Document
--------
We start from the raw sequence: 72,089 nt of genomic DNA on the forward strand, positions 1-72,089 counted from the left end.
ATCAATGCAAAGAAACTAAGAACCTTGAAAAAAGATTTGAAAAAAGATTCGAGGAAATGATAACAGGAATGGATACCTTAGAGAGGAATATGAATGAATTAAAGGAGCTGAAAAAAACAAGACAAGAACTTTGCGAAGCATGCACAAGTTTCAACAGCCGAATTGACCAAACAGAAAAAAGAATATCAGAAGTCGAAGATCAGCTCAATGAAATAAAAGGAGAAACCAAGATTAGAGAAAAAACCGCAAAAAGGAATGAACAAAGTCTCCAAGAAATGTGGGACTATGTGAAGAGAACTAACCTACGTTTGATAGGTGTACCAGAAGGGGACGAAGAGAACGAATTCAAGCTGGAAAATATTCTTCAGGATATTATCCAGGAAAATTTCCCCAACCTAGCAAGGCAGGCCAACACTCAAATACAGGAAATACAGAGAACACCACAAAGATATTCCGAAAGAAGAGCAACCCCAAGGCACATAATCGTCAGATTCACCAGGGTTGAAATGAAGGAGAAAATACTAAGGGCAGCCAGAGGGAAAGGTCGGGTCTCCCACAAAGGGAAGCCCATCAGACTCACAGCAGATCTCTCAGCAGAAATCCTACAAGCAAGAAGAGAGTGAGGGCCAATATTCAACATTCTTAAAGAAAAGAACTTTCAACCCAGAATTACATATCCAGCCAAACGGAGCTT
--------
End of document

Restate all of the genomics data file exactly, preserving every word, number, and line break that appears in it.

We start from the raw sequence: 72,089 nt of genomic DNA on the forward strand, positions 1-72,089 counted from the left end.
ATCAATGCAAAGAAACTAAGAACCTTGAAAAAAGATTTGAAAAAAGATTCGAGGAAATGATAACAGGAATGGATACCTTAGAGAGGAATATGAATGAATTAAAGGAGCTGAAAAAAACAAGACAAGAACTTTGCGAAGCATGCACAAGTTTCAACAGCCGAATTGACCAAACAGAAAAAAGAATATCAGAAGTCGAAGATCAGCTCAATGAAATAAAAGGAGAAACCAAGATTAGAGAAAAAACCGCAAAAAGGAATGAACAAAGTCTCCAAGAAATGTGGGACTATGTGAAGAGAACTAACCTACGTTTGATAGGTGTACCAGAAGGGGACGAAGAGAACGAATTCAAGCTGGAAAATATTCTTCAGGATATTATCCAGGAAAATTTCCCCAACCTAGCAAGGCAGGCCAACACTCAAATACAGGAAATACAGAGAACACCACAAAGATATTCCGAAAGAAGAGCAACCCCAAGGCACATAATCGTCAGATTCACCAGGGTTGAAATGAAGGAGAAAATACTAAGGGCAGCCAGAGGGAAAGGTCGGGTCTCCCACAAAGGGAAGCCCATCAGACTCACAGCAGATCTCTCAGCAGAAATCCTACAAGCAAGAAGAGAGTGAGGGCCAATATTCAACATTCTTAAAGAAAAGAACTTTCAACCCAGAATTACATATCCAGCCAAACGGAGCTT